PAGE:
Global consumption of fiber-optic components increased steadily over the last quarter-century from $2.5 million in 1975 to $15.8 billion in 2000, and impressive growth is forecast over the next quarter-century.
The years 1999-2003 represent an aberration in this long-term trend. The magnitudes, and the specific timong of growth and decline cycles varied widely among component applications. This tumultuous period is setting the stage for a return to strong growth in fiber-optic-component consumption in 2004 and beyond.
Expectations of strong long-term growth in communications networks, coupled with an abundance of funds, fueled telecom investment during the 1999-2000 fiber-optics boom. The simultaneous build-out of numerous networks threatened the production capacities of component vendors, leading to excess ordering by equipment vendors as a hedge against shortages.
The collapse of the dot-coms and other "hot" investments foreshadowed the softening in telecom funding in mid-2000. As investments evaporated, the production of equipment for fiber-optic networks slowed and a large share of the component demand in 2001-02 was filled from excess inventories (see Figure).
During the 1999-2000 buildup, component and parts prices were firm, fixed, or even increasing, rather than in the normal decline. By 2001-02, however, prices started falling faster than normal, by more than 20% in some cases. These price drops, combined with the need to continue to draw down excess inventories, contributed to the disastrous decline in long-haul (LH) component shipment values.
LH applications, particularly new Internet and submarine networks, drove the most dramatic cycles in component and parts consumption and shipments during 1999-2003. Components for equipment used in SONET/SDH networks experienced a substantially smaller growth and decline cycle, compared to the products used in the systems populating new networks. Least affected were components for metro/access, enterprise, and SAN applications.
Looking ahead, conditions are encouraging. The growth-and-decline cycles in component shipment values were less severe in Europe and the Japan/Pacific Rim regions than in North America, which accounts for about half of the global market. By early 2003, usable components from excess inventories were exhausted for most applications. Prices were leveling off. And serious conversations with customers are resuming as vendors respond to requests for firm price and delivery quotes. The end of 2002 and early 2003 ushered in an increase in component orders. Commercially viable component startups are receiving next-round financing and less advanced companies are starting to be viewed again as viable acquisitions or partners in mergers.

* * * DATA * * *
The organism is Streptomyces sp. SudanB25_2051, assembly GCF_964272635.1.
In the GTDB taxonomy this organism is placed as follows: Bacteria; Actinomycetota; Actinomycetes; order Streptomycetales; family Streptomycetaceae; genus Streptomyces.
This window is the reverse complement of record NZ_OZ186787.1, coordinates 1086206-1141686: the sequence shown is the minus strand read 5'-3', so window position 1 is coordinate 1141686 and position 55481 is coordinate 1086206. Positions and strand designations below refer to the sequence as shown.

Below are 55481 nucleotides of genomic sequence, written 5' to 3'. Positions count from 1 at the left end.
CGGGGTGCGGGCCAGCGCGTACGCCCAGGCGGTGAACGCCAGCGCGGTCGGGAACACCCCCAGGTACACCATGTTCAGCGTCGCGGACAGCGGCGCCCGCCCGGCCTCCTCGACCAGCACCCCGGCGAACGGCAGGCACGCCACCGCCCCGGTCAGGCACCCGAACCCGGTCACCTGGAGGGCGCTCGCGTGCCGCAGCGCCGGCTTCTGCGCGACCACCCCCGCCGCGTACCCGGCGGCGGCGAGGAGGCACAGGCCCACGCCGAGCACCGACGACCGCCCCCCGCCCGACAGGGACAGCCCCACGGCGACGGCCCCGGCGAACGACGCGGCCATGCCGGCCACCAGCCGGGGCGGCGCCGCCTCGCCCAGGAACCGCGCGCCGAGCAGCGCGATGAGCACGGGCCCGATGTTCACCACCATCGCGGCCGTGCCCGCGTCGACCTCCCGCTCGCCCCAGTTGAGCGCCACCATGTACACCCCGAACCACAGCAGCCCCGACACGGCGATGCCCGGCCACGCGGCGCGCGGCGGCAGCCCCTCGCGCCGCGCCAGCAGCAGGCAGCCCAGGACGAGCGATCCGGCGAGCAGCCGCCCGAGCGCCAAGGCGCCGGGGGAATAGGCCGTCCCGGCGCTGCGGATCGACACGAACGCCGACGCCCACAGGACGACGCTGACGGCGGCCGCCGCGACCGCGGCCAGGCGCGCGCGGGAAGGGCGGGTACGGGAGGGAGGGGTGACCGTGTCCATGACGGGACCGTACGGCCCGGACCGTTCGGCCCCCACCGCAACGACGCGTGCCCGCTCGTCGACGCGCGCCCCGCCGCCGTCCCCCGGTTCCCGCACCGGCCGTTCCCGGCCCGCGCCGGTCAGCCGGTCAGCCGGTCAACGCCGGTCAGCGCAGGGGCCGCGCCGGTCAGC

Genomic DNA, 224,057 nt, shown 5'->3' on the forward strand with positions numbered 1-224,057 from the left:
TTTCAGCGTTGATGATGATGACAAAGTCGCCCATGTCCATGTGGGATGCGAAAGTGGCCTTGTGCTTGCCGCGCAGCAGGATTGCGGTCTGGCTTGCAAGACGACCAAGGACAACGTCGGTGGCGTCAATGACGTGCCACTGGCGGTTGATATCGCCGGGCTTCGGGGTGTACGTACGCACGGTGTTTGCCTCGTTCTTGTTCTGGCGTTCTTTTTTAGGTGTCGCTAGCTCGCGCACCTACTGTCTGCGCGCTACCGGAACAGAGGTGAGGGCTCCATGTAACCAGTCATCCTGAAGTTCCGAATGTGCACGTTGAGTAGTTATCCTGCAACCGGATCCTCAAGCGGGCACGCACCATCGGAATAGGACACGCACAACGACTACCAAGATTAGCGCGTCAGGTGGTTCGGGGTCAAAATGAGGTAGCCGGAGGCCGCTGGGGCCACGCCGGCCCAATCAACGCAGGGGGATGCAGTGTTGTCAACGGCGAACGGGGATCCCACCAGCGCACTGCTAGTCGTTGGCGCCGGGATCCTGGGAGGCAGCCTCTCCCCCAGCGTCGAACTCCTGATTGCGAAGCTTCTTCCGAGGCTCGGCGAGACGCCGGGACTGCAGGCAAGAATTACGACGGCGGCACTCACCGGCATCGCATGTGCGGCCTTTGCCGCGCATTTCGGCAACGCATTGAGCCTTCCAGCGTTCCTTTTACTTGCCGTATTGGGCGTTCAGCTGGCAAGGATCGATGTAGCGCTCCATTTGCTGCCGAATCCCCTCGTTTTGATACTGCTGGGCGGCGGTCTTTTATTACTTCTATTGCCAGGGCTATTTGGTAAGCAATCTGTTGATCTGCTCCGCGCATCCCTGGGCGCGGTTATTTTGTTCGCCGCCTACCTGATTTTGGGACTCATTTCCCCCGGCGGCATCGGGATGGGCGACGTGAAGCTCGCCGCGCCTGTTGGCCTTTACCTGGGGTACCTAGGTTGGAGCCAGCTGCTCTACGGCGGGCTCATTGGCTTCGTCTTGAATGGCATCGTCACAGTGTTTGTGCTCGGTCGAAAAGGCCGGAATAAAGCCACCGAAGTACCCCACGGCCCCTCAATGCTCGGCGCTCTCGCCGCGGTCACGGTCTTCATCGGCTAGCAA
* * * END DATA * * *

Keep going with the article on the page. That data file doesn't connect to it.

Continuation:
Mature components designed into new equipment before 2000 still dominate the market, however. The market for newer technologies that do not plug into existing equipment or replace original components is primarily next-generation equipment. These systems will not move into commercial production until the fourth quarter, with most of the activity taking place in 2004. But with customer evaluations completed, several major vendors only await the market's revival for introductions of their next-generation systems.
The market revival will bring forth an emphasis on reduction of cost-per-function and on miniaturization. This price reduction is achieved by evolutions in component designs, such as increased integration, new concepts in packaging, size reductions, and designs-for-automation. Contract manufacturing is expected to become an increasing factor in cost-per-function reduction, with its greatest impact on producing high-volume, access or enterprise, intra-enclosure interconnect components. The highest component growth in quantity is forecast in access, subscriber premises, and intra-equipment interconnects.
Consumption of components used in LH equipment—the first market to collapse—will be the last segment to recover. Many networks face bankruptcy and the distractions of related mergers and consolidations. Although traffic on these networks is expected to increase, it will only require relatively modest build-outs of some network segments or lighting more wavelengths on existing equipment.
Overall, component global-shipment value in 2003 is expected to increase 10-15% above 2002, followed by 25-30% growth in 2004, and 30-35% growth in 2005 and beyond. Parts and device shipments will lag about two quarters behind because excess inventories remain. Within these growth percentages, individual component trends will vary substantially, depending on their application.
Jeff Montgomery is chairman and founder of ElectroniCast Corp. (San Mateo, CA), an optical technology market research and analysis firm.